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Planning a family vacation with the ex

Karen Stewart is the author of Clean Break: How to Divorce with Dignity and Move on with Your Life and is also a Huffington Post blogger on issues related to divorce. Moreover, she is the founder and CEO of Fairway Divorce Solutions, a...

Smooth summer vacations

Remember: "Fail to plan, plan to fail." This wonderful saying hits the nail on the head when it comes to ensuring a smooth summer with the kids and the ex. There is no question that co-parenting adds a level of complexity and stress to trip planning, but if you take the time to map out the summer months in advance, the reward will be well worth it. The irony is that planning meticulously actually allows you to live more freely and spontaneously in the moment.

Dad and daughter on vacation

Discuss summer family plans with the ex

The first hurdle is to approach the subject with your ex and commit to putting together a summer schedule that works for the entire family. Family vacations, summer camps and other group activities need to be planned many months in advance, so get started now with the planning while summer is right around the corner. While you are planning this summer, commit to planning for next summer prior to the winter months so you are prepared in advance for next year.

Planning time separate from your ex

The best scenario is to set aside a minimum of two weeks per parent so they can have the children to vacation as they please. After you set these four weeks (two each) aside you can proceed to divide the rest of the summer up based on work, camps, summer school activities and other events.

It is very important that both parents create the schedule together and then inform the children on the rotation. Do not fall into the trap of consulting the children unless they are older. Kids of any age should not be choosing between spending time with parents. Once the times are set, each parent can then freely discuss with the kids where and how they want their vacation to come together.

Planning time together with the ex

Sometimes, parents will decide to "share" the vacation and perhaps take the kids together. While this might be appropriate in the early years or when recently separated, it is not usually a good idea over the long term as it does send mixed messages. Children always fantasize about their parents reuniting and so creating healthy loving boundaries is in the long-term best interest of the children. Mom and Dad can be respectful and friendly but too much time together really prevents new exciting futures to unfold.

Children are very flexible and will be empowered in almost every situation as long as the parents are positive, mutually supportive even when conflicted and do not allow their personal agendas or issues to impact the children. Keep negative news to yourself and share the good news about your ex.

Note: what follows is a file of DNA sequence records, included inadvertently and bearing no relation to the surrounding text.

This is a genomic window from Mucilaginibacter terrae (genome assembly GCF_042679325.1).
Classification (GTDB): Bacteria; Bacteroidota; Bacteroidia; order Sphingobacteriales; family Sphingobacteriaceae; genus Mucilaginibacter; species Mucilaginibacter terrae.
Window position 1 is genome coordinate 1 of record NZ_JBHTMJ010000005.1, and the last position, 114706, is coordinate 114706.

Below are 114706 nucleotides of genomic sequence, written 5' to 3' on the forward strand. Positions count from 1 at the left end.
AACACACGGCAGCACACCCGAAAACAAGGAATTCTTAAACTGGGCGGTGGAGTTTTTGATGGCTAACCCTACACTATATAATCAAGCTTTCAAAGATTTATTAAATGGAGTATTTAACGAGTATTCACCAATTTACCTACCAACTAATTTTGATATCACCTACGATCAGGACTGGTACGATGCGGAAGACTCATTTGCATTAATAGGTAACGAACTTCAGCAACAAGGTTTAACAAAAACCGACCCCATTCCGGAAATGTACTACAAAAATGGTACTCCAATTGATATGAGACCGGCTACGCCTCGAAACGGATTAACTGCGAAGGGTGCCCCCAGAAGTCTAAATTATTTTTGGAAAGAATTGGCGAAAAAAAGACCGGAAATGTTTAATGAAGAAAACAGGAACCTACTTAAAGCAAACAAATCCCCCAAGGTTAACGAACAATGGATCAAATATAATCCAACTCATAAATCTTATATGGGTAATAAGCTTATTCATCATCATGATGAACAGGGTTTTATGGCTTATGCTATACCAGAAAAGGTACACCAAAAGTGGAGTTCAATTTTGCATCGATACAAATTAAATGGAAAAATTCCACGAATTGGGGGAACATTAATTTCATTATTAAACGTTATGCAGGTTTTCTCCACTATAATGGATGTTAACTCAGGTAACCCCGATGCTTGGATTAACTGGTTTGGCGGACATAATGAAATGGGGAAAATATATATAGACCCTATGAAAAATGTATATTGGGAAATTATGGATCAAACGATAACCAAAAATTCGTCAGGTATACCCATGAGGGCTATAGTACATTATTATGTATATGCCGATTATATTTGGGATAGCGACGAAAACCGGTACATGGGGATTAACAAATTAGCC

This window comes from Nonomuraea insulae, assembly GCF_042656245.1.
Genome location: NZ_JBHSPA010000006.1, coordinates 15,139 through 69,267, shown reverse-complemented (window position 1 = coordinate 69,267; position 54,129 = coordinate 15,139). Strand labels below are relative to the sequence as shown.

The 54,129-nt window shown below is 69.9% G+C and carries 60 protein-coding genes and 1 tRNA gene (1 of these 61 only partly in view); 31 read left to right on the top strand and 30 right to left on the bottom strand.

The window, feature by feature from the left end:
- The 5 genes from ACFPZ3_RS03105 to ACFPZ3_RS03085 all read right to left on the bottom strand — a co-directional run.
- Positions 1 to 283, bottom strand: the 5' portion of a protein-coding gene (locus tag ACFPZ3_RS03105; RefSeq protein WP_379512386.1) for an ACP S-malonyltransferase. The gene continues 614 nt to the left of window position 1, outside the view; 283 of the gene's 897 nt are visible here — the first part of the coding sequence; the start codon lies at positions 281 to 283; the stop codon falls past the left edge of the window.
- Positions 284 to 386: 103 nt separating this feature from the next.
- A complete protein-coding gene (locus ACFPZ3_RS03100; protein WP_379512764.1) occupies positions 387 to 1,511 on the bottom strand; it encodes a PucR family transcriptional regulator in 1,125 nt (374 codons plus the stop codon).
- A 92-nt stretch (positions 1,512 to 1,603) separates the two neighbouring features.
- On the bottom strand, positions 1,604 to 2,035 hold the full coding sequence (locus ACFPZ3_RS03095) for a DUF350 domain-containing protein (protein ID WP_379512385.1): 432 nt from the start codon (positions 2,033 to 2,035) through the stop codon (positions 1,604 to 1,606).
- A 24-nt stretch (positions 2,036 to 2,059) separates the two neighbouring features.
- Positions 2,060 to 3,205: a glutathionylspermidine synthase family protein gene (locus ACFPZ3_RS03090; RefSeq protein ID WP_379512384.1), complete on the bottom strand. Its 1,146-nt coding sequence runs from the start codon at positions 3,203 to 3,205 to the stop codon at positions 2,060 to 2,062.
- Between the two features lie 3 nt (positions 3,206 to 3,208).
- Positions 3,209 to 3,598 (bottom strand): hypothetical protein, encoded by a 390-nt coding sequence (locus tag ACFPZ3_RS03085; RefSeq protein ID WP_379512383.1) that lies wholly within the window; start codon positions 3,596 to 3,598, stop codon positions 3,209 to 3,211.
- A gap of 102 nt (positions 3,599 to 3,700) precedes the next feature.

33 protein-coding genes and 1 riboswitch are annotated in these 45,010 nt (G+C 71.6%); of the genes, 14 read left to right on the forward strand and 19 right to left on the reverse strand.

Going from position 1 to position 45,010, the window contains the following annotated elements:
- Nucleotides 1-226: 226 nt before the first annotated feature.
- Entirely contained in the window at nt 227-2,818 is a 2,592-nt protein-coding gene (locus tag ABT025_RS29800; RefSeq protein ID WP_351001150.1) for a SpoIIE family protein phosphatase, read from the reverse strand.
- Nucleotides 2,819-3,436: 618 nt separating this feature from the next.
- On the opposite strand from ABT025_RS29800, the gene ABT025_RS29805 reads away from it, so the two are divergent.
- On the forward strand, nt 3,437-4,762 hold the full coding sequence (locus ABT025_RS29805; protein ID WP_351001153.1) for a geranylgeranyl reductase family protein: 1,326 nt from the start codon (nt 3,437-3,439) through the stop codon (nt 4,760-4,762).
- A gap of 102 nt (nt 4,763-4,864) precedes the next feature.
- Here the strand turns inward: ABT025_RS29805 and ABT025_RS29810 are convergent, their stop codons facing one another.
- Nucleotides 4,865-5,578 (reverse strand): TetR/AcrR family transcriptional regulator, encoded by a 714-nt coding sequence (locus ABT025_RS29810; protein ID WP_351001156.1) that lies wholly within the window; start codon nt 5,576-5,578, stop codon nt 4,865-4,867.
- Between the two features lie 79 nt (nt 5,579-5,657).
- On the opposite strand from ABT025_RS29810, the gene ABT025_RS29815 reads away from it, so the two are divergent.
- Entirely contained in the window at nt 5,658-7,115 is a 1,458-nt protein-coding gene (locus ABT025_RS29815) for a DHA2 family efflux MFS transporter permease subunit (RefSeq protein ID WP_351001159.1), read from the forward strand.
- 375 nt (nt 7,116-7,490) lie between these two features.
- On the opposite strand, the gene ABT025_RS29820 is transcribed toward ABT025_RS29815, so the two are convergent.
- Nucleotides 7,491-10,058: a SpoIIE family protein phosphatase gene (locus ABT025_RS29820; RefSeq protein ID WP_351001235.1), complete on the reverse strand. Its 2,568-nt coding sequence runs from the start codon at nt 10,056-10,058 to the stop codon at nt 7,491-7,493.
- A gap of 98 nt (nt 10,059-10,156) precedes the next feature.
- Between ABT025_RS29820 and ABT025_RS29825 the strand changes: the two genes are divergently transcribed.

Top tips for a successful summer vacation

  1. Plan as far in advance as you can to allow for booking holidays, time off and summer camps.
  2. Discuss the rotation in advance for the summer. Does each parent get one or two weeks of vacation with the children? Are you going to split the summer in half?
  3. Are you considering sharing vacation time? If so, what are the boundaries? Who is sleeping where for example?
  4. What about new relationships? Are they included in the vacation? Clearly this can be a very touchy topic, yet by setting ground rules in advance, you can save a ton of stress when the vacation arrives. There is no right or wrong here as it depends on so many variables, but either way, think it out and consider the children first.
  5. Who is going to pay for what? Is the higher earner going to contribute to the vacation time for the lower income parent? Sometimes a huge discrepancy between holidays can cause the children and parents stress.
  6. Ensure you have set out a calling schedule. How many times are the kids to call the parent at home? It is always better to have the traveling parent agree to have the children call home at a certain time. Every second day is often enough.
  7. Ensure the kids feel like they can take whatever belongings they want with them.
  8. Remember that for the first few years, having separate vacations feels a bit weird and hurtful for the children. Remain positive and always hold the other parent in high esteem regardless of what you may think.
  9. Create new traditions with your children.
  10. Do not forget travel insurance and letters of permission if you are traveling outside the state or country.
  11. Always ensure each parent has all contact information for where they are traveling.
  12. Set it out in writing so each parent has a record of what was agreed upon. Time does fade memories.

More divorce advice

Maintaining a relationship with your ex-in-laws
Financial stress and divorce
Becoming friends with your ex

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